IBM Looks for Big Web Splash with Sash

As the Internet grows larger on the business and cultural landscapes, Webster's Dictionary may have to roll out an edition that covers new words from the Web. You've heard of spamming, flaming, e-marketing, webzines, and host of others -- but here's a new one for you: "weblication."

Weblication is brought to you by IBM. The company has released a test version of a new Web development tool around the nascent term. The tool, called Sash, is a work-in-progress technology that enables developers of all stripes to create Internet applications -- known as weblications -- that fit Windows desktop environments like a glove.

IBM is billing the new technology as manna for harried IT managers who want a simpler way to manage, update, and distribute programs to employees while maintaining the familiar layout and integration of their existing desktop platform. IBM officials say Sash merges the power and ease of Web-based software with the comfort level of the Windows operating environment.

"When you use Sash, you can't tell you're not using Windows technology," says Sean Martin, senior software engineer at IBM. "Now almost anyone can write in HTML and JavaScript, for instance, in network-centric applications that interact easily with the user's desktop."

David Grossman, senior technical staff engineer at IBM, says that interaction creates the weblication that the company is using to promote Sash. "We're defining weblications as applications that are hybrids between Web and desktop applications," he explains. These weblications are network-based applications developed using standard Web development technologies such as HTML, Dynamic HTML, JavaScript, and XML that integrate seamlessly with the Windows desktop, he says. They can run over the network from centralized servers, as standalone applications on the desktop, or as a combination of both.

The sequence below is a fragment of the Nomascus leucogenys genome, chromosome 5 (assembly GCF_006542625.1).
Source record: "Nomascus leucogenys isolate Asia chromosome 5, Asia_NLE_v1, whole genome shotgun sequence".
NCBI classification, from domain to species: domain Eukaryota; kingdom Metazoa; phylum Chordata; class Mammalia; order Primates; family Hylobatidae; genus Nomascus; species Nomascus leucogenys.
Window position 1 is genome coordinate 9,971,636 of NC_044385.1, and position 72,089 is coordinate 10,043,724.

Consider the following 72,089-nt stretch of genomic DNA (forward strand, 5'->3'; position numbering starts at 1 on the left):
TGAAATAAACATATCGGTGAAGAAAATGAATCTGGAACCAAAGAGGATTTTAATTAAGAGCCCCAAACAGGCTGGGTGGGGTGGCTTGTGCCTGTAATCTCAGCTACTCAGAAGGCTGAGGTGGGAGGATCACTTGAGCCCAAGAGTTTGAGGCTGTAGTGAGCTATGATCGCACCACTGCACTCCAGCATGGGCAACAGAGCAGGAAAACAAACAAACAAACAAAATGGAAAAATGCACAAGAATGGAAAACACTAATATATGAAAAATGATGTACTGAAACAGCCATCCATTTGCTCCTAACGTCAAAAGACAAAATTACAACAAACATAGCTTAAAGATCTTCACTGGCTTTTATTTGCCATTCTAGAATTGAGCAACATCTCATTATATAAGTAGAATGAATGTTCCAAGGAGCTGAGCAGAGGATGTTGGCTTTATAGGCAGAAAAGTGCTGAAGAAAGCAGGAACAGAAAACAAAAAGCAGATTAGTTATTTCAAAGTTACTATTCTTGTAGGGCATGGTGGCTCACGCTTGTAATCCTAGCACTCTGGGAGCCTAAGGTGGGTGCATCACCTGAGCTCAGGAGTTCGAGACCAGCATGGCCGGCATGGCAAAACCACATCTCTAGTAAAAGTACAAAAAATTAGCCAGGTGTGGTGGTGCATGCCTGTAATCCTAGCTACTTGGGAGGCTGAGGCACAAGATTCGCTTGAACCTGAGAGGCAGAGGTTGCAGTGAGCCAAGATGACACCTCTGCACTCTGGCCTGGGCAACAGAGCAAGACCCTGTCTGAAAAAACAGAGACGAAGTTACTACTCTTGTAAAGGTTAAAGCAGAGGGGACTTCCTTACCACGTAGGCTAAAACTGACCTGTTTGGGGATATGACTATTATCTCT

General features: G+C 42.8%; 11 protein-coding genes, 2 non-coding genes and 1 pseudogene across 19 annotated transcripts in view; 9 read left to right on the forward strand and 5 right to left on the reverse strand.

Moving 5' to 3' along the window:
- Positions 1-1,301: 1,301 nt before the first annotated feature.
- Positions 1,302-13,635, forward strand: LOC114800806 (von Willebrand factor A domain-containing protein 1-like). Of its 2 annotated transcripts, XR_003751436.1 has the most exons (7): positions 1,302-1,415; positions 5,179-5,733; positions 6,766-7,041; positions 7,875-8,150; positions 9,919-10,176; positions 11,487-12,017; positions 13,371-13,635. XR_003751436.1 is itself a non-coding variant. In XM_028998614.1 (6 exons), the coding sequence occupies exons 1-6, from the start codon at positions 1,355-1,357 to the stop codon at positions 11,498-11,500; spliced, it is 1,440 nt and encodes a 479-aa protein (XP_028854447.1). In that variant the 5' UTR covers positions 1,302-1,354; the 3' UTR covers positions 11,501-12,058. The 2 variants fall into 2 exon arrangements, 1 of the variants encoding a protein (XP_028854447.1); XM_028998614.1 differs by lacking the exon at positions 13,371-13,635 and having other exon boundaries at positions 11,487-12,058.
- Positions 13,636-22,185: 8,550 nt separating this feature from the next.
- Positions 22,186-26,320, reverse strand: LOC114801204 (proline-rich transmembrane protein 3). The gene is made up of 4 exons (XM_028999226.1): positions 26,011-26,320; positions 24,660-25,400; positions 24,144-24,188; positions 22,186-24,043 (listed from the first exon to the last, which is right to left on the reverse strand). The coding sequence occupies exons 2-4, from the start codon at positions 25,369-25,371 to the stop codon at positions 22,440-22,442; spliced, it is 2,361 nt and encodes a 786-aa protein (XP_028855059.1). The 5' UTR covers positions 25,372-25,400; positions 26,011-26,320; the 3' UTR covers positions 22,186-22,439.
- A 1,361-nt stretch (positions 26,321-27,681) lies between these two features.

"People who know how to write Web applications can all use Sash," Grossman explains. "That's hard to do with a browser -- it requires a very high skill and expertise level on whatever platform you're working on. But Sash allows more people who live in numerous Web application environments to build applications that run on desktops but look like they come from a native platform."

Grossman says Sash could reduce the skills needed to build Internet desktop applications, tighten application development time, and easily leverage the platform-specific services and functionality of the desktop operating system.

Written in C++ and DHTML, IBM is taking great pains to explain that Sash is not a proprietary implementation of Web technologies, such as JavaScript, DHTML, and XML. Instead, IBM has bundled open technologies together to create an environment for writing Sash Weblications. Big Blue says the technology should attract developers of enterprise applications, producers of software for sale and rent over the Internet, suppliers of electronic kiosk software, Internet application providers, and Internet service providers.

IBM believes Sash will allow these sites to build and deploy weblications more quickly than using traditional desktop application development technologies. Grossman says Sash weblications will be centrally managed on a server so a company will not have to waste IT resources with desktop-by-desktop installation and maintenance of software applications. "Users don't have to worry about the underlying systems using Sash," he says.

Ideally, IBM wants users to look at Sash as a layer added to the Windows operating services, which enables mapping of both the application programming interface (API) and the graphical user interface (GUI) in the development of programs used to create Web applications. Using current Web page scripting and layout skills, tools, and technologies, developers can use JavaScript, XML, DHTML, and HTML to build an Internet program that functions like Windows desktop applications.

Free 90-day test downloads of Sash are available at The jury is still out on Sash and IBM’s weblication strategy. Some observers, however, are bullish on the technology. "I think (Sash) has great potential in the marketplace once it clears testing," offers Cary Herman, senior advisory analyst at Progressive Strategies Inc. ( "We think that most business applications can really benefit from it."